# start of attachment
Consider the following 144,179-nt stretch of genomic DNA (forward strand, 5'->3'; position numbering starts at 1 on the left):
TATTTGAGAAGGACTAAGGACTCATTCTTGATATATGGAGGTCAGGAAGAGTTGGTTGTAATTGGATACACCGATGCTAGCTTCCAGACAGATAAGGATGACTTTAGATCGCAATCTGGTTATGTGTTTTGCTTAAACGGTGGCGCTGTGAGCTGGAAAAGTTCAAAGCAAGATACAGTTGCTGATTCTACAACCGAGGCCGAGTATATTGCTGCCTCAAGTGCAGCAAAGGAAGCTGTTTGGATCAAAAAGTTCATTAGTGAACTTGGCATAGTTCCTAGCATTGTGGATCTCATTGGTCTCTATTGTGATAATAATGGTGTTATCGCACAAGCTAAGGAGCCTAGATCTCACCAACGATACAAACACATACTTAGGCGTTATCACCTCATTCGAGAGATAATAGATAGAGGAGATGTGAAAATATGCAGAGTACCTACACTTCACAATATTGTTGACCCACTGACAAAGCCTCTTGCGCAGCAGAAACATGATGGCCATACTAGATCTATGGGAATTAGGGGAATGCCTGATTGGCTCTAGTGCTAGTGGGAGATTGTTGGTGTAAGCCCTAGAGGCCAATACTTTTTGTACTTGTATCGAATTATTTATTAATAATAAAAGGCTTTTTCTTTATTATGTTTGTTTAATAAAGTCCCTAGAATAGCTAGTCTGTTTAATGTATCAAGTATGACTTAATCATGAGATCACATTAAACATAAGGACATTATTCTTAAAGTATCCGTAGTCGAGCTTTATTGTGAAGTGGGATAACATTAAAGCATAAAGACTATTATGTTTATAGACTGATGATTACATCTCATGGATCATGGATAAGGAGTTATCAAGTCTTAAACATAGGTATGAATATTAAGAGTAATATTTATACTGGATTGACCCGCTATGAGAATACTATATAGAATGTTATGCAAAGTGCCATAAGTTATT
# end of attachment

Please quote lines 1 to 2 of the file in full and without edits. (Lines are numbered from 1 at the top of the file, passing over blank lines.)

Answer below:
Consider the following 144,179-nt stretch of genomic DNA (forward strand, 5'->3'; position numbering starts at 1 on the left):
TATTTGAGAAGGACTAAGGACTCATTCTTGATATATGGAGGTCAGGAAGAGTTGGTTGTAATTGGATACACCGATGCTAGCTTCCAGACAGATAAGGATGACTTTAGATCGCAATCTGGTTATGTGTTTTGCTTAAACGGTGGCGCTGTGAGCTGGAAAAGTTCAAAGCAAGATACAGTTGCTGATTCTACAACCGAGGCCGAGTATATTGCTGCCTCAAGTGCAGCAAAGGAAGCTGTTTGGATCAAAAAGTTCATTAGTGAACTTGGCATAGTTCCTAGCATTGTGGATCTCATTGGTCTCTATTGTGATAATAATGGTGTTATCGCACAAGCTAAGGAGCCTAGATCTCACCAACGATACAAACACATACTTAGGCGTTATCACCTCATTCGAGAGATAATAGATAGAGGAGATGTGAAAATATGCAGAGTACCTACACTTCACAATATTGTTGACCCACTGACAAAGCCTCTTGCGCAGCAGAAACATGATGGCCATACTAGATCTATGGGAATTAGGGGAATGCCTGATTGGCTCTAGTGCTAGTGGGAGATTGTTGGTGTAAGCCCTAGAGGCCAATACTTTTTGTACTTGTATCGAATTATTTATTAATAATAAAAGGCTTTTTCTTTATTATGTTTGTTTAATAAAGTCCCTAGAATAGCTAGTCTGTTTAATGTATCAAGTATGACTTAATCATGAGATCACATTAAACATAAGGACATTATTCTTAAAGTATCCGTAGTCGAGCTTTATTGTGAAGTGGGATAACATTAAAGCATAAAGACTATTATGTTTATAGACTGATGATTACATCTCATGGATCATGGATAAGGAGTTATCAAGTCTTAAACATAGGTATGAATATTAAGAGTAATATTTATACTGGATTGACCCGCTATGAGAATACTATATAGAATGTTATGCAAAGTGCCATAAGTTATT